R' MATIS FRIEDMAN'S PARSHA SHEETS

VAYAKHAIL

Yom Kippur just passed yesterday and Moshe Rabbeinu was successful in his plea to Hashem to forgive us for the terrible mistake we made by serving the Golden Calf- Eigel HaZahav. Moshe Rabbeinu gathers all of B'nei Yisroel to instruct them on the building of the Mishkan.
Q- Why does Moshe Rabbeinu have to assemble the people together for this?
A#1- The construction of the Mishkan was open for all to participate in. (Interesting to note, that only the children were not interrupted from learning Torah to build the Mikdash, since the world's existence relies on the Torah learned by children!)

A#2- B'nei Yisroel are one unit. We are many individuals who comprise that unit. The command of the Mishkan's construction (which will bring Hashem's presence in this world) is given when we realize that Hashem (who is the epitome of one-and no other besides Him) will not live amongst His nation if they aren't unified. Now we see that the Mishkan is given to a nation who is bound together as one solid rope, attached to Hashem.

Even though we pushed Hashem out of our lives (during that short time we foolishly thought that Eigel was the way to serve Hashem), Hashem accepted our T'shuvah and will return to us. Through the construction of the Mishkan, Hashem will have a place in the lower world (this world we live in) to live in. The Mishkan was the way we felt Hashem's 'Shechina' (Presence) with us. When we sanctify ourselves, we become a miniature Mishkan for Hashem to live in. Are our neshamot (souls) any less holy than the wood, copper, silver & gold used for the Mishkan? Hashem lives in every Jewish soul that is attached to Him.

STORY:
When Rav Menachem Mendel from Kotzk (the Kotzker Rebbe) was a child, he was asked by his father's friend; "Menachem Mendel, where does G-d live?" The young child snapped back with the response; "Wherever you let Him!"
LESSON:
Hashem lives within the soul of everyone who lets Him in. We treat ourselves with respect since we know that our neshamot are part of Hashem. We dress respectfully, speak respectfully, act respectfully, and think of thought that will bring Hashem closer into our lives. Our lives are meaningful since we have an infinite amount of opportunities to bring G-dliness into our lives. We cry over the destruction of the Bait HaMikdash, yet we can be that structure who carries within, the presence of Hashem.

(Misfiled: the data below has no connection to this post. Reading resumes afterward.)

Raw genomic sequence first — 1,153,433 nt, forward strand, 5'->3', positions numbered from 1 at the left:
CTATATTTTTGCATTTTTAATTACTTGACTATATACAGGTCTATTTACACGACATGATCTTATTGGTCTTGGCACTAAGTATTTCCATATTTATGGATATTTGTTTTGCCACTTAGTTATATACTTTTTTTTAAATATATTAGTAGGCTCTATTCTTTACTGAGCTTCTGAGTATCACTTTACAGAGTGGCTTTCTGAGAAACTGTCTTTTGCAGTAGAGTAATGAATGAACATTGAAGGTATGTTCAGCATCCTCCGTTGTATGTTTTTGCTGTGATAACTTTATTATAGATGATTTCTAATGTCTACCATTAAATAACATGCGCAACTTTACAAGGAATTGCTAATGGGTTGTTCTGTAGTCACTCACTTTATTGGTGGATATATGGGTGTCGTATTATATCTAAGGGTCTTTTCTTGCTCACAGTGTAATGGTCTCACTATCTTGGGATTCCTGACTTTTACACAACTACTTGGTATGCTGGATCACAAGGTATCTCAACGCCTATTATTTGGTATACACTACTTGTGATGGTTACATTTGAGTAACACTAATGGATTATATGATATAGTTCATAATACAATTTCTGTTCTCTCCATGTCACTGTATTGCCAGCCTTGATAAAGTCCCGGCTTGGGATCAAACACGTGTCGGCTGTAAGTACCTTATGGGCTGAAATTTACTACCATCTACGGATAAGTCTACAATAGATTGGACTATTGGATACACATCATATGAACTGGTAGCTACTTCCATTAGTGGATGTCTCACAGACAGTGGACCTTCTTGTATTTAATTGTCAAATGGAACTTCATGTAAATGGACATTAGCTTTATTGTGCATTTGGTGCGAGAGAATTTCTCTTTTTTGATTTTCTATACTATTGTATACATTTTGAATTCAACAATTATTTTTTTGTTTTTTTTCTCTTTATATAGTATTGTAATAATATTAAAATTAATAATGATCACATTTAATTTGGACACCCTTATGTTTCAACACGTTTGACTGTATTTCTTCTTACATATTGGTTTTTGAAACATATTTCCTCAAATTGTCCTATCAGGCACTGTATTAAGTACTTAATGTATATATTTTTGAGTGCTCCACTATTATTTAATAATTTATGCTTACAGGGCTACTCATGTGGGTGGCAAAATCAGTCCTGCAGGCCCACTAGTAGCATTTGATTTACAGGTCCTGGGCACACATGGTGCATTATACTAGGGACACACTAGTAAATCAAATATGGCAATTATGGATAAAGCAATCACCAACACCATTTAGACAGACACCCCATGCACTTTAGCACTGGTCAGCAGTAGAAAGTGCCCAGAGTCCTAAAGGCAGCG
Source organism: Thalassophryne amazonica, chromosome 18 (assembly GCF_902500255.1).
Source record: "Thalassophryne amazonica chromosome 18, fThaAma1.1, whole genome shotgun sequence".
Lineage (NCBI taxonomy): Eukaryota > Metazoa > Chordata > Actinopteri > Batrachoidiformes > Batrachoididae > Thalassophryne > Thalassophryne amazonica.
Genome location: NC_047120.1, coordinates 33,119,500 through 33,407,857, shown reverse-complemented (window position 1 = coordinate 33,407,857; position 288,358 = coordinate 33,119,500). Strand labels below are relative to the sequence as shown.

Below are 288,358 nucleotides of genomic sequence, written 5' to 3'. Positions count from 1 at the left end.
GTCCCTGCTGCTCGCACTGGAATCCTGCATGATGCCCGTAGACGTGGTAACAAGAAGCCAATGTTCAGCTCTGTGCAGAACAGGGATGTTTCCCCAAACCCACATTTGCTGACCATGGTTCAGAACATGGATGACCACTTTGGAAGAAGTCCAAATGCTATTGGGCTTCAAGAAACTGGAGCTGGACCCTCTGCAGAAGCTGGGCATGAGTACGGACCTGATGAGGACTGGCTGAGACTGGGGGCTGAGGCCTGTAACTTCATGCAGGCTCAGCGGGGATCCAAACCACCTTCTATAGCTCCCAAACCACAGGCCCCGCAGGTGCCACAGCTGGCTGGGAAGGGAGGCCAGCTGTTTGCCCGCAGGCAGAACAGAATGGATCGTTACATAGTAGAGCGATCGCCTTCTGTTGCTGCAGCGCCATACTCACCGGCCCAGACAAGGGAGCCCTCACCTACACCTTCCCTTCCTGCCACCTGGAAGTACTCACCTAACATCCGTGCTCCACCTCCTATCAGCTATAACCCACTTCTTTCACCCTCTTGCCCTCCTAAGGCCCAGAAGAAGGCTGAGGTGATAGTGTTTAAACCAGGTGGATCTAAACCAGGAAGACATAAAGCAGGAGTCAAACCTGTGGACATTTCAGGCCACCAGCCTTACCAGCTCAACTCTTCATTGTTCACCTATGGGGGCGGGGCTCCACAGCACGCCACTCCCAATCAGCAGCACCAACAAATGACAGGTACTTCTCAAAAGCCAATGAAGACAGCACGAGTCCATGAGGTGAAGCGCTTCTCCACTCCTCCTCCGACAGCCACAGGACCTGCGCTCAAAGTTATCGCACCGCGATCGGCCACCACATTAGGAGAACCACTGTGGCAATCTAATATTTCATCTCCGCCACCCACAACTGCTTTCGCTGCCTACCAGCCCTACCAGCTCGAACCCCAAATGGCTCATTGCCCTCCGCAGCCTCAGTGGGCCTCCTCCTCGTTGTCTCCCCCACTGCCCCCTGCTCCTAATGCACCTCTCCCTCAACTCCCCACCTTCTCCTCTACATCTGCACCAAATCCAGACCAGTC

Moshe Rabbeinu introduces the construction of the Mishkan by telling us that we work for 6 days and on the Shabbos, we rest from that work. There were 39 creative actions done to build the Mishkan, its vessels and the clothes of the Kohanim. These are the 39 action which cannot be done on the holy Shabbos. Even an action that wasn't done for the Mishkan's construction, but the outcome of the action would be the same as one of those 39, is also prohibited.

For example;
For the purpose of making bread (for the 'Lechem HaPonim'), grain was planted. Not only is planting prohibited on Shabbos, but watering plants is also prohibited. Although planting & watering are different actions, their outcome is the same (causes growth).

LET'S TAKE A LOOK AT THE 39 MELACHOT

13 MELACHOT DONE FOR THE PREPARATION OF THE BREAD
(for the Lechem HaPonim)
13 MELACHOT DONE FOR THE PREPARATION OF THE WOOLEN CLOTH USED FOR THE "BIGDEI KEHUNAH" (KOHAIN'S CLOTHES). THESE MELACHOT WERE PERFORMED FOR THE PREPARATION OF LEATHER FOR THE COVERS OF THE MISHKAN
  1. Plowing
  2. Planting
  3. Harvesting
  4. Selecting
  5. Grinding
  6. Kneading
  7. Lighting a fire
  8. Extinguishing fire
  9. Baking
  10. Gathering
  11. Threshing
  12. Winnowing
  13. Sifting
  1. Shearing wool
  2. Whitening/Cleaning
  3. Spinning thread
  4. Weaving
  5. Dying
  6. Sewing
  7. Tying
  8. Tearing
  9. Untying
  10. Combing wool
  11. Mounting threads on the loom
  12. Setting holes for thread
    to pass through
  13. Removing threads from loom
  1. Trapping
  2. Slaughtering
  3. Skinning
  4. Tanning
  5. Smoothing
  6. Tracing
  7. Cutting to size
  8. Writing
  9. Erasing
  10. Building
  11. Demolishing
  12. Striking the final blow
THE LAST MELACHO IS
  1. Carrying from one domain to another
Is there any deeper connection between the Mishkan & Shabbos, to prohibit those actions needed to construct the Mishkan, on Shabbos?

As we learned, Hashem wanted a place in this world to house His presence. The universe would have been that place, had Adam & Chava not eaten from the Eitz HaDaat (tree of knowledge). After they did that Cheit (transgression), Hashem's presence was confined and reserved for the next world. The holy Shabbos is an opportunity to enter that world, for a delightful 24 hour period. The Mishkan is creating that home of Hashem in a specific space, as Shabbos is creating that home of Hashem in a specific time. The work done to create the Mishkan is for the purpose of creating a "Shabbos" in a specific location (the Mishkan). On Shabbos, we have our Mishkan. Those 39 creative actions for the construction of the Mishkan, have no place during the Shabbos.

The love that a Jew has towards Hashem, is expressed through the actions done for Him. Just as the love between people is expressed through actions done for the other person. Hashem wanted Moshe Rabbeinu to warn B'nei Yisroel to keep Shabbos since through their love for Hashem, as expressed through the building of the Mishkan, they might continue their work and disregard Shabbos.